Domestic medical tourism: Walmart joined Lowes and Pepsico in creating a national market for surgical procedures. Now every hospital in the country is effectively in competition with the Mayo Clinic, Cleveland Clinic, Virginia Mason, and other top facilities who provide fixed fee procedures with outstanding outcomes. Add to this the movement to transparent pricing on surgeries and it chips away at some of the most lucrative, non-emergent procedures a hospital delivers. See DIY Health Reform Reduces Surgery Costs 50-90% for more.

Medicare Advantage programs: WellPoint bought CareMore for $800 million and DaVita bought Healthcare Partners for $4.4 billion as they have clarity on the future of healthcare. As you can read, CareMore and Healthcare Partners have had remarkable results — much of it at the expense of slow-moving hospitals.

I have seen this “movie” before and the ending isn’t pretty, yet it’s entirely avoidable with decisive action. The final chapter written by many newspaper executives was a disaster. Newspaper executives oversaw the demise of one of the major institutions of their cities and are a pale shadow of their former self. Health system executives run the risk of repeating this story if they continue to sit back and play defense.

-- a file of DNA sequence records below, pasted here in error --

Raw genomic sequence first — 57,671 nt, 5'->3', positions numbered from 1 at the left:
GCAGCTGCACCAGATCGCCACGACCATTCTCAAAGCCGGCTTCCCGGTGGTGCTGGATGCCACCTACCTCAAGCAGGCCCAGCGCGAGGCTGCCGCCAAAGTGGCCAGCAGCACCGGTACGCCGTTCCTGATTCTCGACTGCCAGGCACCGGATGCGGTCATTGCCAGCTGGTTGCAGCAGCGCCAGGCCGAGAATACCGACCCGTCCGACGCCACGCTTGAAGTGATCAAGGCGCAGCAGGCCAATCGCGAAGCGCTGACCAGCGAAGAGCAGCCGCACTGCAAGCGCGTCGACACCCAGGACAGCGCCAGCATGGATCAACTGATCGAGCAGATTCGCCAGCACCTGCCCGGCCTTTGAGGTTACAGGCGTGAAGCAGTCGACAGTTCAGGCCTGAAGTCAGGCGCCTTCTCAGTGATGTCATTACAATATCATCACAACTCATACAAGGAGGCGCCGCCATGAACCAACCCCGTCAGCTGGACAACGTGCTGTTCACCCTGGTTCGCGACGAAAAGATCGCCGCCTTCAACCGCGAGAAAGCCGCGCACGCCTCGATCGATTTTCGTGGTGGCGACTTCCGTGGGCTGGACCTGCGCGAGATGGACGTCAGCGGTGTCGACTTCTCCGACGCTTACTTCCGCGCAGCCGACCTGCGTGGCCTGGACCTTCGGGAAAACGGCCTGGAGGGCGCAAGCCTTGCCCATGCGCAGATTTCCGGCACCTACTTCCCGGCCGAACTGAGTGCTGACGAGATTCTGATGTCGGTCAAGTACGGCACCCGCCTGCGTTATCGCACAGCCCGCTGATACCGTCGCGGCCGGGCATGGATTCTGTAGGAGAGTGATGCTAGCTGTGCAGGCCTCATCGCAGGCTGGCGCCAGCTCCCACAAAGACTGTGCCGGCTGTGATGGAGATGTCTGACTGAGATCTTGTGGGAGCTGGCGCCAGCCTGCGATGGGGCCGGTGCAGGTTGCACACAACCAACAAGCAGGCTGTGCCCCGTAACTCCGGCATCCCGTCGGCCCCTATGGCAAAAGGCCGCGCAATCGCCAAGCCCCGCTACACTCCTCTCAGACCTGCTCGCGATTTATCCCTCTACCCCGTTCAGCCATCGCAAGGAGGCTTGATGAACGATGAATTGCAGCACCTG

A Closer Look: BCBSM Study Shows PCMH Can Improve Care for Poor

blog-PCMH_croppedA recent study published by the Journal of the American Medical Association suggests that the Patient-Centered Medical Home (PCMH) model can not only boost cancer screening rates overall but, in particular, can help reach lower socioeconomic groups. The study included more than 2,000 Michigan primary care practices in the Blue Cross Blue Shield of Michigan (BCBSM) Physician Group Incentive Program, which rewards member groups for adopting a patient-centered, team-based approach to care. In an editor’s note, Dr. Mitchell Katz wrote: “It is heartening to see that a key intervention in health reform – the creation of patient-centered medical homes – may finally help us narrow the gaps in our healthcare system that exist across socioeconomic status.” Below we share key learnings and next steps from Dr. Michael Paustian, a study author and BCBSM Health Care Manager for Clinical Epidemiology & Biostatistics: